The Boston Red Sox had baseball‘s best record (108-54). The Los Angeles Dodgers are looking for their first title in 30 years. Who is going to come out on top?
With the series starting Tuesday in Boston (8:09 p.m. ET, Fox), we asked 24 of our experts to give their predictions: World Series winner, how many games and MVP.
Here’s a breakdown of their answers along with some more insights on why some of them made their picks.
Complete coverage of the 2018 playoffs
World Series winner
Red Sox: 20 votes
Dodgers: 5 votes
Red Sox in 7 (3 votes)
Red Sox in 6 (12 votes)
Red Sox in 5 (5 votes)
Dodgers in 7 (2 votes)
Dodgers in 6 (3 votes)
What is your pick and why?
Red Sox in seven. A matchup between a 108-win team and a 92-win team shouldn’t be this hard to decide, but a lot of circumstantial evidence suggests that the Dodgers are also an exceptionally good, maybe even elite, team: the fact that they won 104 games last year and mostly upgraded their roster, their 102-win run differential, the savvy improvements they made to their roster late in the season, and the tautological fact that they’ve beaten two playoff opponents and made it to the World Series. With all that said, I can’t pick against the 108-win Red Sox, who dispatched two powerhouses on the way to this point and get the benefit of the doubt until they’ve lost. Red Sox in (for purely selfish reasons) seven. — Sam Miller, ESPN writer
Red Sox in six. It makes sense, but this Red Sox team looks stronger today than it did before the playoffs. Five of the 23 World Series champions in the wild-card era have had the best record in baseball — but those five include two Red Sox teams (2007 and 2013). It appears it’ll be six of 24 by the end of the month. — Sarah Langs, ESPN Stats & Information
Red Sox in six. They have a much more complete lineup, as well as better overall pitching than the Dodgers. The Red Sox also have a better defense, and I think that will play a big factor in this series, as it did against the Astros. — Marly Rivera, ESPN writer
Dodgers in six. This one is all about the matchups. The Red Sox hit much better against right-handed pitching this year, so L.A.’s lefty starters — not to mention the plus-plus stuff of Walker Buehler — could be an advantage for the Dodgers. Likewise, all the right-handed relievers for Boston matched up well against the right-handed lineup of Houston, but the Dodgers have more quality left-handed hitters to present some problems. Chris Sale’s health is also a question mark, another reason to lean toward the Dodgers. — David Schoenfield, ESPN senior writer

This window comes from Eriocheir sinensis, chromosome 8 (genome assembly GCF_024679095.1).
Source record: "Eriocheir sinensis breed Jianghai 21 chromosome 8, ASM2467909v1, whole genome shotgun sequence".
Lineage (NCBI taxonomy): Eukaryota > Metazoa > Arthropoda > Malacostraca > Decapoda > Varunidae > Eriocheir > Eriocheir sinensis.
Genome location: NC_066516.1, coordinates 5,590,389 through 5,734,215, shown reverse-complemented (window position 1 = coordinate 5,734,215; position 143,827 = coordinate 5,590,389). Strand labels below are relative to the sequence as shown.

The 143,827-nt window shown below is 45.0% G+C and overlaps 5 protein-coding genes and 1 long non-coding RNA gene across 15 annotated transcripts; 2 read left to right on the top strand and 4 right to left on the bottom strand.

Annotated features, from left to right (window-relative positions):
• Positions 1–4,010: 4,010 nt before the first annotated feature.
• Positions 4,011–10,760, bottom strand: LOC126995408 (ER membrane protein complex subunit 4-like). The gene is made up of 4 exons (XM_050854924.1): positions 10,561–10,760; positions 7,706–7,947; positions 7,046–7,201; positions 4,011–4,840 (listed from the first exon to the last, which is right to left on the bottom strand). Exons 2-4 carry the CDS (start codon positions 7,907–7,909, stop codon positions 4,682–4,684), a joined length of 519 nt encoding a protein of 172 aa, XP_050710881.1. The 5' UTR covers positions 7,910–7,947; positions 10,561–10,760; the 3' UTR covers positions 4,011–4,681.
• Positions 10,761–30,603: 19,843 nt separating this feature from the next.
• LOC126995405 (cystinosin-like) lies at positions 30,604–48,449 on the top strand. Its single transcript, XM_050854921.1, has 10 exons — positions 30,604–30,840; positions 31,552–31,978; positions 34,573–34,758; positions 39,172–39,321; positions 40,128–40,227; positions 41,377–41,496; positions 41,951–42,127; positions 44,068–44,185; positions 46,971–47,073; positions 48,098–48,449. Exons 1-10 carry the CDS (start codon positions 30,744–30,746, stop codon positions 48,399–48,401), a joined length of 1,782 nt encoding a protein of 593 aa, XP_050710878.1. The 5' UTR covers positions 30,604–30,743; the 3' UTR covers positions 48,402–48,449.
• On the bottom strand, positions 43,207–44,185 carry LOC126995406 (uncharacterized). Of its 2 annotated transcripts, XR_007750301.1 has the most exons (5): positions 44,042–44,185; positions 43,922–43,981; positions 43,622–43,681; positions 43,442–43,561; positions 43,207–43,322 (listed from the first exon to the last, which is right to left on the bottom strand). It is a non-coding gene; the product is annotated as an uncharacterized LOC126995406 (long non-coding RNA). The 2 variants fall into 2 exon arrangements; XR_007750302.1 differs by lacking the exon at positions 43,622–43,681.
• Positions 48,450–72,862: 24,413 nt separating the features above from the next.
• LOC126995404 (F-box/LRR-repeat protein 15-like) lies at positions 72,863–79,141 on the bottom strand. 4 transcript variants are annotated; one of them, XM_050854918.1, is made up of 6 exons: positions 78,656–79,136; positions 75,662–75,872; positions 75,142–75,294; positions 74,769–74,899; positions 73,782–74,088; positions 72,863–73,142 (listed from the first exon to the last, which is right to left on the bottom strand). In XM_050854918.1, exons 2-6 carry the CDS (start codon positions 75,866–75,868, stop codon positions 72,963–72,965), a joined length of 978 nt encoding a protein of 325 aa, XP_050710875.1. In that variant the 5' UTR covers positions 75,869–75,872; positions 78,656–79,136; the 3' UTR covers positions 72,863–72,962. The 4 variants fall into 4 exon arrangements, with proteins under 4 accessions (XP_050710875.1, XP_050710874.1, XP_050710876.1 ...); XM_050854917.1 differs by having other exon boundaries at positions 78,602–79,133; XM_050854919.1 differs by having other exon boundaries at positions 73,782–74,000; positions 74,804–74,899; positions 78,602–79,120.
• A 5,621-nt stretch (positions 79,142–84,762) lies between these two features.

Dodgers in seven. I think this will be another tight series, possibly a classic, with runs hard to come by. It may take seven games for the difference to become clear, but I like the way Kenley Jansen is throwing right now more than Craig Kimbrel, and I like the Dodgers’ bench for the games in L.A. — Bradford Doolittle, ESPN writer
Mookie Betts (8 votes)
J.D. Martinez (5)
Xander Bogaerts (2)
Chris Sale (2)
Craig Kimbrel (1)
David Price (1)
Andrew Benintendi (1)
Clayton Kershaw (3)
Justin Turner (1)
Yasiel Puig (1)
Who did you pick for MVP and why?
Mookie Betts. Betts is the best position player in this postseason, and Sale is the best pitcher in this postseason. Most World Series MVPs are position players, so I picked Betts. Sale can now tell reporters, after he wins it, that he was motivated by nobody believing in him. — Miller, ESPN writer
David Price. How great would this be for the narrative? To go from the pitcher with the most starts without a team win entering the postseason, to an outstanding performance in ALCS Game 5 as the team clinches, to two more dominating starts in the World Series en route to a series MVP? Or perhaps a bullpen renaissance, getting the save in the final game? In a season that has given us so many storylines — just like every MLB season before it — this just feels like a fitting way to cap it off. Price induced more swings and misses in his ALCS Game 5 start than he did in any other postseason game of his career. He’s ready. — Langs, ESPN Stats & Information
Betts. The pre-emptive AL MVP was one of the best players, if not the best, all season. But aside from some incredible defensive plays, we haven’t really seen the Betts we all expected this postseason. Betts crushed lefties all season (batting .368) so I expect him to perform well against Kershaw and Hyun-Jin Ryu. I think he’s a sleeping giant who will finally wake up on the biggest stage of them all. — Rivera, ESPN writer
Justin Turner. Turner has been swinging the bat well even though his playoff production doesn’t entirely reflect that. I love his swing versus the Green Monster, and I think he matches up well with the way Chris Sale and David Price are throwing right now. — Doolittle, ESPN writer
Clayton Kershaw. He’s had two great starts this postseason and one terrible one. He has two great ones in the World Series and finally gets a ring as he walks away with MVP honors as well. — Schoenfield, ESPN senior writer